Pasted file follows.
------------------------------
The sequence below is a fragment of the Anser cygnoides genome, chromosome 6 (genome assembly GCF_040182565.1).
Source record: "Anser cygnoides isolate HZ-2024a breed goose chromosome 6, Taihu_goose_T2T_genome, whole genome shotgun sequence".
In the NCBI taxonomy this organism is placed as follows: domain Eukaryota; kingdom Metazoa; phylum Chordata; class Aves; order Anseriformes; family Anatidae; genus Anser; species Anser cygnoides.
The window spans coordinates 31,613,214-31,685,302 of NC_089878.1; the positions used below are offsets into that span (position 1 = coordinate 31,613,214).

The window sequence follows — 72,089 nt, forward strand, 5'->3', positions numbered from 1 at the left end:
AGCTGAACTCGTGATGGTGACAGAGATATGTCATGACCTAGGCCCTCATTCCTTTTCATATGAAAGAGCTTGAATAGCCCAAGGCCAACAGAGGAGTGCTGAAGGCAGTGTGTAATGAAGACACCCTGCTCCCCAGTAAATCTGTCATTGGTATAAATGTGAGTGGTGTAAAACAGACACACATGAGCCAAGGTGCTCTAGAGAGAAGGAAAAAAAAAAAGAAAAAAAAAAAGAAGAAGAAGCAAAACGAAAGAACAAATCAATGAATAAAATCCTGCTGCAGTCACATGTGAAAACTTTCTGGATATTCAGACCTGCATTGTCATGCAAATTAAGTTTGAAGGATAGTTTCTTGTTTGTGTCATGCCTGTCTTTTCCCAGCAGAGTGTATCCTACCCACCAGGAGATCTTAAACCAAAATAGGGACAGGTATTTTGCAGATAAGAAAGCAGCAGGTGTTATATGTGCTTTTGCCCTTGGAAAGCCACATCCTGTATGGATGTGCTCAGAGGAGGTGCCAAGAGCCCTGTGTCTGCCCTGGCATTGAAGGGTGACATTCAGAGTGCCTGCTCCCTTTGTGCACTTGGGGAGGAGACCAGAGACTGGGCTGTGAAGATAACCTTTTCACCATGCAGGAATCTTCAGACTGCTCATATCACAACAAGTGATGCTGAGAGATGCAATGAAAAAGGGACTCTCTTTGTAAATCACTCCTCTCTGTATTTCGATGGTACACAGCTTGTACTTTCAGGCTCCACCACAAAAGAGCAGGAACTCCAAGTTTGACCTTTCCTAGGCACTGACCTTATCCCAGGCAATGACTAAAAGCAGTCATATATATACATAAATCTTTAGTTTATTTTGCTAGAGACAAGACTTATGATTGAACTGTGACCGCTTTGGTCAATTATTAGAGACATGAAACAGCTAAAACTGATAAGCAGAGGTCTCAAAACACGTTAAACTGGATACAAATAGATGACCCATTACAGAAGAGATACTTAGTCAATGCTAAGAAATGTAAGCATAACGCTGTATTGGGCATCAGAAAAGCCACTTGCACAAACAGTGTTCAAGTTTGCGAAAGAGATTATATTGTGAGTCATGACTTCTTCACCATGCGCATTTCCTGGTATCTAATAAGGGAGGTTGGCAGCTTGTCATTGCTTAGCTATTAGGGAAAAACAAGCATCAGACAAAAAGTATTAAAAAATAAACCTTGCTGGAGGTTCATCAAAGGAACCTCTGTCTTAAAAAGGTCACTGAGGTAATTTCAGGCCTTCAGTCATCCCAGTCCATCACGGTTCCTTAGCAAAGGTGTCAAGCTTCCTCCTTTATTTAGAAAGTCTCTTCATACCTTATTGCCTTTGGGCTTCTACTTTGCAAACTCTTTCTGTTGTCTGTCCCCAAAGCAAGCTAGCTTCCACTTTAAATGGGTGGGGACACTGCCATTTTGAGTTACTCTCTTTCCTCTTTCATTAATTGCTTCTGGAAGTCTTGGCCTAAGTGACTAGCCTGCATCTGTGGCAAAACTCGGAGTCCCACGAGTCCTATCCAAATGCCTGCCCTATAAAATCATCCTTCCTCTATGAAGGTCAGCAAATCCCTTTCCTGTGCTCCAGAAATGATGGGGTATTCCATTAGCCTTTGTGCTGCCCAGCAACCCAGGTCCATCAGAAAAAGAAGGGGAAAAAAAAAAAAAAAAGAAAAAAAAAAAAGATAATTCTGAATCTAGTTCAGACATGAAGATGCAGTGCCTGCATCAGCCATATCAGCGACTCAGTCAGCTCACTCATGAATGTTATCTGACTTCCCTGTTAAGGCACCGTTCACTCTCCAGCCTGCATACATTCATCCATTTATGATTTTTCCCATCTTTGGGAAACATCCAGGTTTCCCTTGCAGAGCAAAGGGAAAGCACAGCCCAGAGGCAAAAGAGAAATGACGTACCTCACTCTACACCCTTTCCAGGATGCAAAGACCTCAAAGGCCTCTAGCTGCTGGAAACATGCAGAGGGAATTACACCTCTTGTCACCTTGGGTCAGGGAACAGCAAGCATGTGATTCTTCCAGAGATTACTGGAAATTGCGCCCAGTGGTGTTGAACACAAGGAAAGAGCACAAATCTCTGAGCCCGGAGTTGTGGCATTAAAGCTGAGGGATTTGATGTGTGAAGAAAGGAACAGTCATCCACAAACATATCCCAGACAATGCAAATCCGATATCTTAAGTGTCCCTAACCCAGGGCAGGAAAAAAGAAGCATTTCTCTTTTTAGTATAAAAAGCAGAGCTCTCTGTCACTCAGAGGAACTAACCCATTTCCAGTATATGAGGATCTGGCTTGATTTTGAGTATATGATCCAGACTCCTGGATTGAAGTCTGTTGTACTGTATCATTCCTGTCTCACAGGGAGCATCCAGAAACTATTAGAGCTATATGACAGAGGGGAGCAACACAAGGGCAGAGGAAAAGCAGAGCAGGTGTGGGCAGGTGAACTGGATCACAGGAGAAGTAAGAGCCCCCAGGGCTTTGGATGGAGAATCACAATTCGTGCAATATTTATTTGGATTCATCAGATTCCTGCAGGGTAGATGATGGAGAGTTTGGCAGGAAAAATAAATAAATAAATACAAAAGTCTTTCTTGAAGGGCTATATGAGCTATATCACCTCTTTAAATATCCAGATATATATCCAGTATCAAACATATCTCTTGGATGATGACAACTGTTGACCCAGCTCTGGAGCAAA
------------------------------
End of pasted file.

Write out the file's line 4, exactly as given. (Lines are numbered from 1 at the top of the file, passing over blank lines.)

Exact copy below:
The window spans coordinates 31,613,214-31,685,302 of NC_089878.1; the positions used below are offsets into that span (position 1 = coordinate 31,613,214).